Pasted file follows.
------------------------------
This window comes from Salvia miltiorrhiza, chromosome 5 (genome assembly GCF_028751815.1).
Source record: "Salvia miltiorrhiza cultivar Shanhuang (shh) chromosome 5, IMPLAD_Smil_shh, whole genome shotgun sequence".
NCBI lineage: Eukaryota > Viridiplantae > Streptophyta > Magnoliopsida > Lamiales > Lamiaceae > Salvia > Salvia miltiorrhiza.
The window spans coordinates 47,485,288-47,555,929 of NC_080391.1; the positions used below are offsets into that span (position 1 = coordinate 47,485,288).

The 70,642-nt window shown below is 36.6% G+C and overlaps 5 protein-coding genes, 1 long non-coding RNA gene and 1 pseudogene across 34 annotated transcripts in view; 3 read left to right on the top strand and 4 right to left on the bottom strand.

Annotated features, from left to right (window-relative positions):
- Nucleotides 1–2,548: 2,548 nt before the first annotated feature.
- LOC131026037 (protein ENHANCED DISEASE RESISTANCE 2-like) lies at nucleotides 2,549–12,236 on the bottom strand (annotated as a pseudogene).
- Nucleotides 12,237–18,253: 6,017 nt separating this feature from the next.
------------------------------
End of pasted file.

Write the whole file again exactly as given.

This window comes from Salvia miltiorrhiza, chromosome 5 (genome assembly GCF_028751815.1).
Source record: "Salvia miltiorrhiza cultivar Shanhuang (shh) chromosome 5, IMPLAD_Smil_shh, whole genome shotgun sequence".
NCBI lineage: Eukaryota > Viridiplantae > Streptophyta > Magnoliopsida > Lamiales > Lamiaceae > Salvia > Salvia miltiorrhiza.
The window spans coordinates 47,485,288-47,555,929 of NC_080391.1; the positions used below are offsets into that span (position 1 = coordinate 47,485,288).

The 70,642-nt window shown below is 36.6% G+C and overlaps 5 protein-coding genes, 1 long non-coding RNA gene and 1 pseudogene across 34 annotated transcripts in view; 3 read left to right on the top strand and 4 right to left on the bottom strand.

Annotated features, from left to right (window-relative positions):
- Nucleotides 1–2,548: 2,548 nt before the first annotated feature.
- LOC131026037 (protein ENHANCED DISEASE RESISTANCE 2-like) lies at nucleotides 2,549–12,236 on the bottom strand (annotated as a pseudogene).
- Nucleotides 12,237–18,253: 6,017 nt separating this feature from the next.